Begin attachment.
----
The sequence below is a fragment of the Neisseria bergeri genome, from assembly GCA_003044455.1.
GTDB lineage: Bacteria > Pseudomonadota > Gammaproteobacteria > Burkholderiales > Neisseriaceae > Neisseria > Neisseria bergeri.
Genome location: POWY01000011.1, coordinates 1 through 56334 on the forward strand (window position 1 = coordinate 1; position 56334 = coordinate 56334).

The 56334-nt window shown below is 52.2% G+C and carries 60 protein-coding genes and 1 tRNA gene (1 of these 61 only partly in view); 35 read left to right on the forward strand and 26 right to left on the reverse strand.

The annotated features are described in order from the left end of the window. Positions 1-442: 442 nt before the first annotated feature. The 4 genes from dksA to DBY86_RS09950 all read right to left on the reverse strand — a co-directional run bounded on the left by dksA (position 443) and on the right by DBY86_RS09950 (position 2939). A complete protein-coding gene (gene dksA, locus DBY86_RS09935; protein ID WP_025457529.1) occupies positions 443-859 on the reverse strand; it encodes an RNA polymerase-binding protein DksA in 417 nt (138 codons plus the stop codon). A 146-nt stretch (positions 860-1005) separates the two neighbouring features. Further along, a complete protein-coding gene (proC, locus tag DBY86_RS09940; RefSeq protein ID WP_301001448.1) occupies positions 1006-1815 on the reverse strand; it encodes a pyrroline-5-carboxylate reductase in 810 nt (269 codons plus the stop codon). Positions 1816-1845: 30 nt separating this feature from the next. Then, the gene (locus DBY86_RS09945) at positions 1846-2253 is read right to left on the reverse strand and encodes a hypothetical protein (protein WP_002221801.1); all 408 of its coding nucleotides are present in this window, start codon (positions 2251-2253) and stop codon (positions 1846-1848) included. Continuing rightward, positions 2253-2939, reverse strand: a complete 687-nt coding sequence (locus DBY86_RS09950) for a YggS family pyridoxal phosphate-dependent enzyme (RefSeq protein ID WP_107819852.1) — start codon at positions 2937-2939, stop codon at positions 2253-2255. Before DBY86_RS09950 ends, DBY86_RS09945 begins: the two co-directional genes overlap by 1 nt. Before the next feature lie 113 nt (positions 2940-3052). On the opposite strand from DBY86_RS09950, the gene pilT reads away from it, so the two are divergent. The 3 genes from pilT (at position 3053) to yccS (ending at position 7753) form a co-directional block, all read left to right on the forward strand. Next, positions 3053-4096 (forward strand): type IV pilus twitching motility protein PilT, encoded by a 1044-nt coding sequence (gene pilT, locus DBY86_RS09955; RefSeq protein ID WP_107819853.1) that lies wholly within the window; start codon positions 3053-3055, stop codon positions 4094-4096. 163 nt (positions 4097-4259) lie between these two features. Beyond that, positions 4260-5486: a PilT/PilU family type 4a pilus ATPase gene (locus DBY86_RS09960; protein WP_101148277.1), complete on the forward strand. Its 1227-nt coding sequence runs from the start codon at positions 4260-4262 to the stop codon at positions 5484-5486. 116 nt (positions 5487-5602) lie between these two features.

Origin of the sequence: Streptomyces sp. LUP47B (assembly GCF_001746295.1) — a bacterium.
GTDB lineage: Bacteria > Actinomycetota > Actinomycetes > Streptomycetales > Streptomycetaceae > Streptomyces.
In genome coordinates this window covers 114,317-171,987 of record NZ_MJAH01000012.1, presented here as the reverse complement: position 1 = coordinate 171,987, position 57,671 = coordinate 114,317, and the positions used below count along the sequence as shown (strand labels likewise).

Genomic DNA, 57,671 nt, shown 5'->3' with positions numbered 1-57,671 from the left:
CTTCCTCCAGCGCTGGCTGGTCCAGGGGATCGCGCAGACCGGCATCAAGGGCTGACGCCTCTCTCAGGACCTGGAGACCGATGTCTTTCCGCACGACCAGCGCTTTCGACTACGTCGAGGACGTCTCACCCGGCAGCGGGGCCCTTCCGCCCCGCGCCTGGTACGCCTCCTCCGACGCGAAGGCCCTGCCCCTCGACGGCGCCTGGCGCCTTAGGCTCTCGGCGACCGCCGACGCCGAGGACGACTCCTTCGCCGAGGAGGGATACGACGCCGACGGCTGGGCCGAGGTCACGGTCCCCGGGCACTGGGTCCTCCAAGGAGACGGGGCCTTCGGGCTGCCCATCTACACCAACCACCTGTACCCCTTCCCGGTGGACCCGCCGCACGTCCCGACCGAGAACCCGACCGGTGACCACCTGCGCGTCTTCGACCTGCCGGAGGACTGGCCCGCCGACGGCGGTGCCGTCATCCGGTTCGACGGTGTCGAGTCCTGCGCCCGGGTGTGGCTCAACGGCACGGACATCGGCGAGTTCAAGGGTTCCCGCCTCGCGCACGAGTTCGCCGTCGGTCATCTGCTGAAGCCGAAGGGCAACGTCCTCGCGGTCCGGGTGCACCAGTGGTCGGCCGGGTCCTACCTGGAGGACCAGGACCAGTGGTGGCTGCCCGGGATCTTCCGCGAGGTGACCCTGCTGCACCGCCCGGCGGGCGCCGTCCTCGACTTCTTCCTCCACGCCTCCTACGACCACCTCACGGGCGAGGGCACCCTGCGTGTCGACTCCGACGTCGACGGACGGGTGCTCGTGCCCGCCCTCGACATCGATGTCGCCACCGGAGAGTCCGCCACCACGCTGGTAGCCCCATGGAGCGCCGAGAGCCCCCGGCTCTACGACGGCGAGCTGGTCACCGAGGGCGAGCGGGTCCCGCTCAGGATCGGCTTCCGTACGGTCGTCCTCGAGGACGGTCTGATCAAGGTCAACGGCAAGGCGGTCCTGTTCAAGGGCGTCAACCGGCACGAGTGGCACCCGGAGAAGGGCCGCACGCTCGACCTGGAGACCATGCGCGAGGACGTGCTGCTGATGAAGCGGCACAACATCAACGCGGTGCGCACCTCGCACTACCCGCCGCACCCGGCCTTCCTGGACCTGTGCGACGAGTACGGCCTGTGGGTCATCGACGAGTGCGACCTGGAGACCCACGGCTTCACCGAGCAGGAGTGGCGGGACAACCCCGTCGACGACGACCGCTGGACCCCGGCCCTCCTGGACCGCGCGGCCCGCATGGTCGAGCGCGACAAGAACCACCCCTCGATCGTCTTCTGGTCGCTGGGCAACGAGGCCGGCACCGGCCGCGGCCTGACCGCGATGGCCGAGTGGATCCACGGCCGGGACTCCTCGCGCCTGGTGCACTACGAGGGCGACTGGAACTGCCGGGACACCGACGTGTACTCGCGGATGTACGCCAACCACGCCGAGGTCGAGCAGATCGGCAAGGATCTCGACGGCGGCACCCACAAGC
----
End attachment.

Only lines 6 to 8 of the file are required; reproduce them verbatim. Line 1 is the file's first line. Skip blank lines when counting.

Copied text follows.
Origin of the sequence: Streptomyces sp. LUP47B (assembly GCF_001746295.1) — a bacterium.
GTDB lineage: Bacteria > Actinomycetota > Actinomycetes > Streptomycetales > Streptomycetaceae > Streptomyces.
In genome coordinates this window covers 114,317-171,987 of record NZ_MJAH01000012.1, presented here as the reverse complement: position 1 = coordinate 171,987, position 57,671 = coordinate 114,317, and the positions used below count along the sequence as shown (strand labels likewise).